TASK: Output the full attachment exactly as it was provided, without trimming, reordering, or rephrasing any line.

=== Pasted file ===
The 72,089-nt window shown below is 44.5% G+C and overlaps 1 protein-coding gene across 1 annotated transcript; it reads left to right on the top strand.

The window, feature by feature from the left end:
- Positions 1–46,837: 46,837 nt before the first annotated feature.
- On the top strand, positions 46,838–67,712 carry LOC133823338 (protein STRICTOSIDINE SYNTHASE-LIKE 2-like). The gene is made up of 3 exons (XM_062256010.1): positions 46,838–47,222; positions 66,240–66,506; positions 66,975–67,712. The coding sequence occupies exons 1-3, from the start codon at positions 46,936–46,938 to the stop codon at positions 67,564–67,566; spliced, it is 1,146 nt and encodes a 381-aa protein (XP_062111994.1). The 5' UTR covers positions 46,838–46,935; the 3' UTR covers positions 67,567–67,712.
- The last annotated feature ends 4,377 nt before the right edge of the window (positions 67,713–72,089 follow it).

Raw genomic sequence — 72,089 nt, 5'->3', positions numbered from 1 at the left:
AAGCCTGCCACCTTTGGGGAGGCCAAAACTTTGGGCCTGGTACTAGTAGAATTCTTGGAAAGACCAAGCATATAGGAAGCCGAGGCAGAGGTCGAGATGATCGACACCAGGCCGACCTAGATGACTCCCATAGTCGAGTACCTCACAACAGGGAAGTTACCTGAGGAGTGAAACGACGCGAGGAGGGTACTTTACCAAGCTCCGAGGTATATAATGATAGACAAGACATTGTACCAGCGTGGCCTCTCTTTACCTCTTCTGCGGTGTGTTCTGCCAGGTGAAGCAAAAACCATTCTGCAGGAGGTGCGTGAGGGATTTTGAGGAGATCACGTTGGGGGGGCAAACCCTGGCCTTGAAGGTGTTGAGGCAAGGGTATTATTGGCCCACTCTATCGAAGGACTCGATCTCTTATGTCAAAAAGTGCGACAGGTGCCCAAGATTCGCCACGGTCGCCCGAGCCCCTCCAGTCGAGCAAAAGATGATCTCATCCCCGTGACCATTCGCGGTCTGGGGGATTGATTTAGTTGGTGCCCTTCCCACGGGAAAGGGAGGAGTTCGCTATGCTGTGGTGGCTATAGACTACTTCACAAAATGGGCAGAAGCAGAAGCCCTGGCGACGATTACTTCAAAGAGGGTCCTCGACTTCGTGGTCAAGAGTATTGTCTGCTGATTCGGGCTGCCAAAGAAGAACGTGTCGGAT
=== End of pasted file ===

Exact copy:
The 72,089-nt window shown below is 44.5% G+C and overlaps 1 protein-coding gene across 1 annotated transcript; it reads left to right on the top strand.

The window, feature by feature from the left end:
- Positions 1–46,837: 46,837 nt before the first annotated feature.
- On the top strand, positions 46,838–67,712 carry LOC133823338 (protein STRICTOSIDINE SYNTHASE-LIKE 2-like). The gene is made up of 3 exons (XM_062256010.1): positions 46,838–47,222; positions 66,240–66,506; positions 66,975–67,712. The coding sequence occupies exons 1-3, from the start codon at positions 46,936–46,938 to the stop codon at positions 67,564–67,566; spliced, it is 1,146 nt and encodes a 381-aa protein (XP_062111994.1). The 5' UTR covers positions 46,838–46,935; the 3' UTR covers positions 67,567–67,712.
- The last annotated feature ends 4,377 nt before the right edge of the window (positions 67,713–72,089 follow it).

Raw genomic sequence — 72,089 nt, 5'->3', positions numbered from 1 at the left:
AAGCCTGCCACCTTTGGGGAGGCCAAAACTTTGGGCCTGGTACTAGTAGAATTCTTGGAAAGACCAAGCATATAGGAAGCCGAGGCAGAGGTCGAGATGATCGACACCAGGCCGACCTAGATGACTCCCATAGTCGAGTACCTCACAACAGGGAAGTTACCTGAGGAGTGAAACGACGCGAGGAGGGTACTTTACCAAGCTCCGAGGTATATAATGATAGACAAGACATTGTACCAGCGTGGCCTCTCTTTACCTCTTCTGCGGTGTGTTCTGCCAGGTGAAGCAAAAACCATTCTGCAGGAGGTGCGTGAGGGATTTTGAGGAGATCACGTTGGGGGGGCAAACCCTGGCCTTGAAGGTGTTGAGGCAAGGGTATTATTGGCCCACTCTATCGAAGGACTCGATCTCTTATGTCAAAAAGTGCGACAGGTGCCCAAGATTCGCCACGGTCGCCCGAGCCCCTCCAGTCGAGCAAAAGATGATCTCATCCCCGTGACCATTCGCGGTCTGGGGGATTGATTTAGTTGGTGCCCTTCCCACGGGAAAGGGAGGAGTTCGCTATGCTGTGGTGGCTATAGACTACTTCACAAAATGGGCAGAAGCAGAAGCCCTGGCGACGATTACTTCAAAGAGGGTCCTCGACTTCGTGGTCAAGAGTATTGTCTGCTGATTCGGGCTGCCAAAGAAGAACGTGTCGGAT